2) Lectio

This is Latin for “reading.” Read the passage two or three times, and use your imagination. Place yourself in the passage you have chosen, either as a bystander or as someone who is actually in it. For example, if you are reading about the resurrection of Lazarus, you could imagine yourself as one of the friends at the tomb, or you could imagine yourself as Mary or Martha. Imagine how they would feel in that event- if Jesus addresses your chosen person, how would you feel? What would it be like to see Jesus cry? Or to see the dead man walk out?

3) Meditatio

This is the “meditation” portion. Now that you have read the passage over a few times and had a chance to really visualize it, think about what particularly stood out to you. Stop imagining, and stop thinking. Now is the time to listen (listen and silent are spelled with the same letters, btw). Maybe it was a word or phrase, or maybe it was an image or feeling that accompanied your imaginative reading. Maybe it’s a call to action, or maybe it’s a consolation. Whatever it is, write it down and remember it. Cherish it. It’s God speaking to you.

4) Oratio

Now, through prayer, you must respond to what you have heard, since that’s generally the way a conversation works. Respond with thanksgiving, or a petition, or a plea for forgiveness- whatever would be appropriate and sincere given what you have just been told. If you don’t know what to say, tell God that. He’ll know what’s in your heart.

5) Contemplatio

Contemplate what has just happened. You have spoken to God and He has spoken to you. This is a chance for rest, and a chance to process what you have heard. Maybe this is when you will form your resolution to respond to a call to action. Maybe you just want to sit and feel God’s love for you. Whatever it is, this a time of rest and conversion, so that when you finish up your prayer time, you can return to the world with new grace and new purpose.

6) Concluding Prayer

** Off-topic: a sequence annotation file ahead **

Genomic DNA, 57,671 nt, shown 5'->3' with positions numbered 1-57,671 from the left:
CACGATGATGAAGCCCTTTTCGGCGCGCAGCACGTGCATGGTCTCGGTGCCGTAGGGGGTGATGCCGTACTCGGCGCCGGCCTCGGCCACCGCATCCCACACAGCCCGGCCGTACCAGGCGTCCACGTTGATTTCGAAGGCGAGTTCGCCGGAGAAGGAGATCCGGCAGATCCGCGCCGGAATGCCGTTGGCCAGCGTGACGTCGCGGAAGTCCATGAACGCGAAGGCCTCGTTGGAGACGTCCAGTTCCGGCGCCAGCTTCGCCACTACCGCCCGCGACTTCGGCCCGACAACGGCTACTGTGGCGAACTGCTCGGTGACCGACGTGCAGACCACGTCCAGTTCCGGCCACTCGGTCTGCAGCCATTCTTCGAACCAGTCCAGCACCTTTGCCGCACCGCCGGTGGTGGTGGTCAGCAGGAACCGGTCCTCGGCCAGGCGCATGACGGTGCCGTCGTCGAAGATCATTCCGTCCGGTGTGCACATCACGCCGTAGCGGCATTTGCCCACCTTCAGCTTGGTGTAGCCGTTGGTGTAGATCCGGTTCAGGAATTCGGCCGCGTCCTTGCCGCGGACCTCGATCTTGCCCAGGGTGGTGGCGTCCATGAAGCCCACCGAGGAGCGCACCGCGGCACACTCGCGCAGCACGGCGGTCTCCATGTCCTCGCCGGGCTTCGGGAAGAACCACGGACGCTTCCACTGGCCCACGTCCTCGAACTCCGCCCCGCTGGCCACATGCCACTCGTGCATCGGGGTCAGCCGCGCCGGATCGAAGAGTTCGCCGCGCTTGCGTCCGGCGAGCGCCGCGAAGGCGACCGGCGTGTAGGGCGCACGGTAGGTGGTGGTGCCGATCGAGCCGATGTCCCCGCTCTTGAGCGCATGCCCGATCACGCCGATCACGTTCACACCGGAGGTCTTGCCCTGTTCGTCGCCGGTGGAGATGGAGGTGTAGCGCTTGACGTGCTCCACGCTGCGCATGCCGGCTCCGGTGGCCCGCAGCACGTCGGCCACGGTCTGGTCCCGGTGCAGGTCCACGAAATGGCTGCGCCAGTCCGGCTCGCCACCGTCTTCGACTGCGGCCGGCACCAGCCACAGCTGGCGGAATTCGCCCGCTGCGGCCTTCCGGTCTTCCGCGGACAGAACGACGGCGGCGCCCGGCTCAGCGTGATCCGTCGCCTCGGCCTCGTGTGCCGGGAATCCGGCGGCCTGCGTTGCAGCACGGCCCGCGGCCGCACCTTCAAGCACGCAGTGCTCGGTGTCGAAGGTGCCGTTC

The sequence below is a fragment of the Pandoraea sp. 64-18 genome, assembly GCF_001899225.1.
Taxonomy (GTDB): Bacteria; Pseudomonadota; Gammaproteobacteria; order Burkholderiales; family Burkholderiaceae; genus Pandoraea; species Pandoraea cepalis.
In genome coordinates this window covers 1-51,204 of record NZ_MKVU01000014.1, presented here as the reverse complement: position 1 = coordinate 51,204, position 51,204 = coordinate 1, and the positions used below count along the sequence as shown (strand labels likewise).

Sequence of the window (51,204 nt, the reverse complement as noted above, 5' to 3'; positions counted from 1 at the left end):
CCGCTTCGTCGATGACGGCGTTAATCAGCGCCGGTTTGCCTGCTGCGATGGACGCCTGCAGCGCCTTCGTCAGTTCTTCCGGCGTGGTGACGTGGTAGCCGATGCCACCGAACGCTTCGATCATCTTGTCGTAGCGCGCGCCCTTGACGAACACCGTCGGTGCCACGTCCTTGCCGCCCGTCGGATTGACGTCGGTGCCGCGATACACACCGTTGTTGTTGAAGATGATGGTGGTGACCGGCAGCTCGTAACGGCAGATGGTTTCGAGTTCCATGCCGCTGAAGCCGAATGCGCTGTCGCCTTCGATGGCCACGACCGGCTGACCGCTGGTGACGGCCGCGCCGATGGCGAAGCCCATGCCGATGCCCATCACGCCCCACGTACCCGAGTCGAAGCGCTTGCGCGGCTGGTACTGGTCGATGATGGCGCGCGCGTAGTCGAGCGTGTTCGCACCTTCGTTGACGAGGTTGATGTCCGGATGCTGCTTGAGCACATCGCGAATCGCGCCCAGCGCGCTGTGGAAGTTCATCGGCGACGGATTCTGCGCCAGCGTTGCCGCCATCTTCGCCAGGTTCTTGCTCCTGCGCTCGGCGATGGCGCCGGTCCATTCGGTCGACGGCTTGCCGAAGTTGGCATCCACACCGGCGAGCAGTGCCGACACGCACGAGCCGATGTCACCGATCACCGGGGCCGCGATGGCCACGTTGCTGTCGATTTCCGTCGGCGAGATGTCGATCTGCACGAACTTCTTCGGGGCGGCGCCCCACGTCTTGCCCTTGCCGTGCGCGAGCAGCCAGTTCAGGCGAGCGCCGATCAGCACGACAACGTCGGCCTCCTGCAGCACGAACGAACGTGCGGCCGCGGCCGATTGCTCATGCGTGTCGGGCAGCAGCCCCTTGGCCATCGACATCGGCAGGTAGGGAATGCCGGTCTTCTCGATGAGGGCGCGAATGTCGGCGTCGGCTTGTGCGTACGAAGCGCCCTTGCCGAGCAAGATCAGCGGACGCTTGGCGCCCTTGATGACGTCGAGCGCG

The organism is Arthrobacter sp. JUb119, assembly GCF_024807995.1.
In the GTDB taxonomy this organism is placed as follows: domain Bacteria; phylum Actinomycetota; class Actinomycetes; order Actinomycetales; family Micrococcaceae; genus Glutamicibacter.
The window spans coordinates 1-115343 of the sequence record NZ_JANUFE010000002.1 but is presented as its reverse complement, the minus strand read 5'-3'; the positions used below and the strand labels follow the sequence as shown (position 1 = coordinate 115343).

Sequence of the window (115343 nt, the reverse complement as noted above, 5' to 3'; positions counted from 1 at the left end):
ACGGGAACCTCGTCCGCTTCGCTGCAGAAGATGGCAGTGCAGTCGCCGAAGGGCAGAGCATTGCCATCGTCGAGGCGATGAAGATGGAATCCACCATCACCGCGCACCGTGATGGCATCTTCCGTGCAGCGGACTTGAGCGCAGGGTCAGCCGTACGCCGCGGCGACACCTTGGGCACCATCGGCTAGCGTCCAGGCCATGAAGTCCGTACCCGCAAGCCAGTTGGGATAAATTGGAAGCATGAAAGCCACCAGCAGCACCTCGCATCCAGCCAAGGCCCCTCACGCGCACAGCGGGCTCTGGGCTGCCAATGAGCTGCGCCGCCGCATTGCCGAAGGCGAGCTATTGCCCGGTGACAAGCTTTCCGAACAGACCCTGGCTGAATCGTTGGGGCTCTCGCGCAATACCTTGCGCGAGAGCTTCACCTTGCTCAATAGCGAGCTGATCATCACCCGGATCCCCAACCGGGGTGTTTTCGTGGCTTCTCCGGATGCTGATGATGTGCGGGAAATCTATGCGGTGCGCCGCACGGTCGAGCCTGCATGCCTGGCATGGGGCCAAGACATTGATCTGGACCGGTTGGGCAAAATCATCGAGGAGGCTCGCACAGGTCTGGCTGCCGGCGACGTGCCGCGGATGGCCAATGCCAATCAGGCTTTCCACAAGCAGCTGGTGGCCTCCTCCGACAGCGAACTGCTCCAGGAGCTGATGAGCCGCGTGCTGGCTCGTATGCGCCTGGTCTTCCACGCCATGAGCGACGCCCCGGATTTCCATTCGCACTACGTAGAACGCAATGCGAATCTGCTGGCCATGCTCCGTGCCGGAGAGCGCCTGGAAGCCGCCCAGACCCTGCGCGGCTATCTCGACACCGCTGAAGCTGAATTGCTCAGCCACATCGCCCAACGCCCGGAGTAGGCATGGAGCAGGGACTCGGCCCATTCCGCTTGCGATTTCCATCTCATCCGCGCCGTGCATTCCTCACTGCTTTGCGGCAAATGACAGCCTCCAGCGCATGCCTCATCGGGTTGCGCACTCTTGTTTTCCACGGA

When you’re talking on the phone with someone, you don’t forget to hang up when the conversation is over because they’ll be awkwardly waiting for you and you’ve already moved on. Don’t forget to do the same when you’ve been talking to God. Finish up with a prayer such as an Our Father or Glory Be.

And that’s pretty much it. As you can see, this guided way of reading Scripture allows you to go in with a purpose instead of aimlessly reading genealogies that are boring extremely comprehensive. Try it out with your favorite Bible passage the first time, but don’t forget to branch out. A good habit would be to read the Sunday Gospel or readings ahead of time every week using Lectio Divina. That way you don’t just keep picking your favorite stories and hear what you want to hear.

Happy reading! 🙂

Written by Mary W

In 1999, God had a crazy idea that people question the sanity of to this day. Apparently, He thought it would be very amusing to mix an artist, a philosopher, a theologian, an engineer who hates math, and an author into the strange species known as “female.” The resulting creation was a human known as Mary, who drinks Earl Gray tea and posts on her blog when she should be doing her schoolwork. Her motto is “Ad Majorem Dei Gloriam” (look it up, it’s Latin) and her role model is Saint Augustine of Hippo (that is, after he converted).